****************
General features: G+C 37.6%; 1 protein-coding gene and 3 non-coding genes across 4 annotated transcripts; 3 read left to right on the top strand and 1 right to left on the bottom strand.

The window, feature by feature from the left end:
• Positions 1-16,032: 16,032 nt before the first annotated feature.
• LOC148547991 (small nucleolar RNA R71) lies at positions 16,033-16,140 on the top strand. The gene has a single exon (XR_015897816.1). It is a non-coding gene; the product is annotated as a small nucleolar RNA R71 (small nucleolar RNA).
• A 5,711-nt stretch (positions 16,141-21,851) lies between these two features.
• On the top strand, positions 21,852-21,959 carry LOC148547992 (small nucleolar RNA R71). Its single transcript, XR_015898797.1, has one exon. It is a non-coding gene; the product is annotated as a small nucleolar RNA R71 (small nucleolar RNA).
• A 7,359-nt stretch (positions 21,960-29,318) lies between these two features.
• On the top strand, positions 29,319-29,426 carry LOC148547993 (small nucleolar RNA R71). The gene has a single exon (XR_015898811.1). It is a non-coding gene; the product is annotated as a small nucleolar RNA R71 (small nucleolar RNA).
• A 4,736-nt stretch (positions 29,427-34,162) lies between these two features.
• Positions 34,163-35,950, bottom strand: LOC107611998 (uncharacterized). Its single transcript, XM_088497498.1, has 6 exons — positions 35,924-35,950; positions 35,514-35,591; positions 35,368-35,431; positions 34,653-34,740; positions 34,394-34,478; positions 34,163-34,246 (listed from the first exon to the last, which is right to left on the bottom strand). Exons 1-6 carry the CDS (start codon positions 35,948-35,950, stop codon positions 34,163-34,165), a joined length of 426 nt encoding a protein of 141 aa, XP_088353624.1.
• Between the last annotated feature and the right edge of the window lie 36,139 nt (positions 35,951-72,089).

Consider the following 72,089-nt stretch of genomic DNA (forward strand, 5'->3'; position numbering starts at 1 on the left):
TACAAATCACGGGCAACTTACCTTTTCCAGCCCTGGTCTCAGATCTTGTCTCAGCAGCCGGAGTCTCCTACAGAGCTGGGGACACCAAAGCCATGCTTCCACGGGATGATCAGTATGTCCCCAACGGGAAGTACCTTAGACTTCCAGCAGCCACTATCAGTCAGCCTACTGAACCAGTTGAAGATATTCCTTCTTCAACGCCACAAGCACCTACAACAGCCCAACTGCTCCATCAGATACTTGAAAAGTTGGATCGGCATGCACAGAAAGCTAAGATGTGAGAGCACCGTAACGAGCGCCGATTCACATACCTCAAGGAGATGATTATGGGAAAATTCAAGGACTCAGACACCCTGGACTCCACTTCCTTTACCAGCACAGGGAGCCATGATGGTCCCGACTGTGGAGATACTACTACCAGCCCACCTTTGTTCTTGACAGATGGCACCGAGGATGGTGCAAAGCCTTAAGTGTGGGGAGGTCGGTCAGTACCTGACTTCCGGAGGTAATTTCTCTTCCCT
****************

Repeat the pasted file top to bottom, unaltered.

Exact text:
General features: G+C 37.6%; 1 protein-coding gene and 3 non-coding genes across 4 annotated transcripts; 3 read left to right on the top strand and 1 right to left on the bottom strand.

The window, feature by feature from the left end:
• Positions 1-16,032: 16,032 nt before the first annotated feature.
• LOC148547991 (small nucleolar RNA R71) lies at positions 16,033-16,140 on the top strand. The gene has a single exon (XR_015897816.1). It is a non-coding gene; the product is annotated as a small nucleolar RNA R71 (small nucleolar RNA).
• A 5,711-nt stretch (positions 16,141-21,851) lies between these two features.
• On the top strand, positions 21,852-21,959 carry LOC148547992 (small nucleolar RNA R71). Its single transcript, XR_015898797.1, has one exon. It is a non-coding gene; the product is annotated as a small nucleolar RNA R71 (small nucleolar RNA).
• A 7,359-nt stretch (positions 21,960-29,318) lies between these two features.
• On the top strand, positions 29,319-29,426 carry LOC148547993 (small nucleolar RNA R71). The gene has a single exon (XR_015898811.1). It is a non-coding gene; the product is annotated as a small nucleolar RNA R71 (small nucleolar RNA).
• A 4,736-nt stretch (positions 29,427-34,162) lies between these two features.
• Positions 34,163-35,950, bottom strand: LOC107611998 (uncharacterized). Its single transcript, XM_088497498.1, has 6 exons — positions 35,924-35,950; positions 35,514-35,591; positions 35,368-35,431; positions 34,653-34,740; positions 34,394-34,478; positions 34,163-34,246 (listed from the first exon to the last, which is right to left on the bottom strand). Exons 1-6 carry the CDS (start codon positions 35,948-35,950, stop codon positions 34,163-34,165), a joined length of 426 nt encoding a protein of 141 aa, XP_088353624.1.
• Between the last annotated feature and the right edge of the window lie 36,139 nt (positions 35,951-72,089).

Consider the following 72,089-nt stretch of genomic DNA (forward strand, 5'->3'; position numbering starts at 1 on the left):
TACAAATCACGGGCAACTTACCTTTTCCAGCCCTGGTCTCAGATCTTGTCTCAGCAGCCGGAGTCTCCTACAGAGCTGGGGACACCAAAGCCATGCTTCCACGGGATGATCAGTATGTCCCCAACGGGAAGTACCTTAGACTTCCAGCAGCCACTATCAGTCAGCCTACTGAACCAGTTGAAGATATTCCTTCTTCAACGCCACAAGCACCTACAACAGCCCAACTGCTCCATCAGATACTTGAAAAGTTGGATCGGCATGCACAGAAAGCTAAGATGTGAGAGCACCGTAACGAGCGCCGATTCACATACCTCAAGGAGATGATTATGGGAAAATTCAAGGACTCAGACACCCTGGACTCCACTTCCTTTACCAGCACAGGGAGCCATGATGGTCCCGACTGTGGAGATACTACTACCAGCCCACCTTTGTTCTTGACAGATGGCACCGAGGATGGTGCAAAGCCTTAAGTGTGGGGAGGTCGGTCAGTACCTGACTTCCGGAGGTAATTTCTCTTCCCT